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ARS Home » Midwest Area » Ames, Iowa » National Laboratory for Agriculture and The Environment » Soil, Water & Air Resources Research » Research » Publications at this Location » Publication #385360

Research Project: The USDA ARS Climate Hubs - Increasing Agricultural Productivity and Sustainability by Impactful Development and Communication of Climate Smart Agricultural Research and Practices - Ames, Iowa

Location: Soil, Water & Air Resources Research

Title: Meeting the drought information needs of Midwest perennial specialty crop producers

item HAIGH, TONYA - University Of Nebraska
item OTKIN, JASON - University Of Wisconsin
item WOLOSZYN, MOLLY - University Of Colorado
item Todey, Dennis
item FELKLEY, CHARLENE - National Oceanic & Atmospheric Administration (NOAA)

Submitted to: Journal of Applied Meteorology and Climatology
Publication Type: Peer Reviewed Journal
Publication Acceptance Date: 4/5/2022
Publication Date: 7/1/2022
Citation: Haigh, T.R., Otkin, J.A., Woloszyn, M., Todey, D.P., Felkley, C. 2022. Meeting the drought information needs of Midwest perennial specialty crop producers. Journal of Applied Meteorology and Climatology. 61(7):839-855.

Interpretive Summary: Midwestern producers of crops other than corn and soybean are regularly under-served with weather information because of a lack of understanding of how weather and climate affect their production. These weather and climate impacts are often under-reported because USDA-National Agricultural Statistics Service (NASS) weekly crop reports include data from these crops only in a few states. The variety of crops and locations make gathering and reporting information difficult. This research focuses on information gathered from various crop producers (grapes, apples, potatoes and cranberries) in the Midwest to understand potential times during the production year where various weather issues can greatly impact production. Crop calendars were subsequently developed to understand and report various decisions and timing where production can be affected by weather/climate events throughout the year. This research will be used by crop producers to understand important decision times and to develop a wider array of crop calendars for other crops. Climate services providers will better understand weather and climate information needs at points in the season. The information will also be used to track climate changes and impacts of changing climate conditions on crop production.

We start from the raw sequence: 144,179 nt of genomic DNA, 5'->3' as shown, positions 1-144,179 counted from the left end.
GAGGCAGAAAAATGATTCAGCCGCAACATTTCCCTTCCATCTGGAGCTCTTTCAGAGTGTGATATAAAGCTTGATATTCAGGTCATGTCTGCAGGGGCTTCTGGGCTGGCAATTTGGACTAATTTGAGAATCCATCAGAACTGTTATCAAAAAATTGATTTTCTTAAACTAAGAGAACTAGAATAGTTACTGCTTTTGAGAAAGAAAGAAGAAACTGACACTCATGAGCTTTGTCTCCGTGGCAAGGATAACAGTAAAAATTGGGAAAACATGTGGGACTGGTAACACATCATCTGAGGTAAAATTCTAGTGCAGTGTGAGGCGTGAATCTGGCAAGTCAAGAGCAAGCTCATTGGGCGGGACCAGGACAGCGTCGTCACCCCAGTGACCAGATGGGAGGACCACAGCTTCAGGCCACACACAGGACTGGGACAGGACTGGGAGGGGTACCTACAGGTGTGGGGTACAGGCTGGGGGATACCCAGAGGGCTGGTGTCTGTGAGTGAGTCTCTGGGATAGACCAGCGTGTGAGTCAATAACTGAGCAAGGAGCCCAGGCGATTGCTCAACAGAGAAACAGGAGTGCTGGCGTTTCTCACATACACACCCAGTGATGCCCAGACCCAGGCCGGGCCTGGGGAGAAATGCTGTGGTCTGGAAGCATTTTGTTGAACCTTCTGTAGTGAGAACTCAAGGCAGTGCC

Technical Abstract: Agricultural production in the U.S. Midwest is vulnerable to drought, and specialty crop producers are an underserved audience for monitoring information and decision-support tools. We investigate the decision-making needs of apple, grape, and cranberry growers using a participatory process to develop crop-specific decision calendars. The process highlights growers’ decisions and information needs during the winter dormant season, spring and summer growing season, and fall harvest season. Apple, grape, and cranberry growers tend to be concerned with the effects of short-term drought on current crop quality and quantity, while also taking into consideration how the long-term drought context affects the health of perennial plants and future years’ production. Cranberry growers expressed unique needs for hydrologic drought monitoring information. Drought management decision calendars identify points of entry for currently-available drought monitoring resources and tools, and highlight gaps where additional research and tool development is needed. We identified needs for higher-resolution data; improved seasonal, inter-annual, and longer-term climate predictions; and improved usability of drought monitoring tools and resources to better meet the needs of perennial specialty crop growers.